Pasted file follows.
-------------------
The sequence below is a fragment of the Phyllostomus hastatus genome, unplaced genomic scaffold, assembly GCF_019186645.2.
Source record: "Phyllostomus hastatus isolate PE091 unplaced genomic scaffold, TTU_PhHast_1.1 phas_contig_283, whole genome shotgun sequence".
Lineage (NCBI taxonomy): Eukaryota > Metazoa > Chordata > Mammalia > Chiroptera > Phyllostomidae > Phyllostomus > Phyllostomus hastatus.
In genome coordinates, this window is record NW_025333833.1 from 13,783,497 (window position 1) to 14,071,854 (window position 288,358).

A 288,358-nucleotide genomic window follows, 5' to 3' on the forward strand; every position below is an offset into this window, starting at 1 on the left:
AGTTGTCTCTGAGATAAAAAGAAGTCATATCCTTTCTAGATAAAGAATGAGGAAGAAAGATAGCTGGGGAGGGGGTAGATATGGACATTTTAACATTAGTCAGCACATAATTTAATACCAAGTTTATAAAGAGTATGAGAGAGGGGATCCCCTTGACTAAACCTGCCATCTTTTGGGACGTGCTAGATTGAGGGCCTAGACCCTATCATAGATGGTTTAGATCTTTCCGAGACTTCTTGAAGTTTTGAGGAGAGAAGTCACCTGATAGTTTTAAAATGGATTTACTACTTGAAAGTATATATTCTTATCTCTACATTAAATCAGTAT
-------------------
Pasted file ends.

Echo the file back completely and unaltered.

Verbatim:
The sequence below is a fragment of the Phyllostomus hastatus genome, unplaced genomic scaffold, assembly GCF_019186645.2.
Source record: "Phyllostomus hastatus isolate PE091 unplaced genomic scaffold, TTU_PhHast_1.1 phas_contig_283, whole genome shotgun sequence".
Lineage (NCBI taxonomy): Eukaryota > Metazoa > Chordata > Mammalia > Chiroptera > Phyllostomidae > Phyllostomus > Phyllostomus hastatus.
In genome coordinates, this window is record NW_025333833.1 from 13,783,497 (window position 1) to 14,071,854 (window position 288,358).

A 288,358-nucleotide genomic window follows, 5' to 3' on the forward strand; every position below is an offset into this window, starting at 1 on the left:
AGTTGTCTCTGAGATAAAAAGAAGTCATATCCTTTCTAGATAAAGAATGAGGAAGAAAGATAGCTGGGGAGGGGGTAGATATGGACATTTTAACATTAGTCAGCACATAATTTAATACCAAGTTTATAAAGAGTATGAGAGAGGGGATCCCCTTGACTAAACCTGCCATCTTTTGGGACGTGCTAGATTGAGGGCCTAGACCCTATCATAGATGGTTTAGATCTTTCCGAGACTTCTTGAAGTTTTGAGGAGAGAAGTCACCTGATAGTTTTAAAATGGATTTACTACTTGAAAGTATATATTCTTATCTCTACATTAAATCAGTAT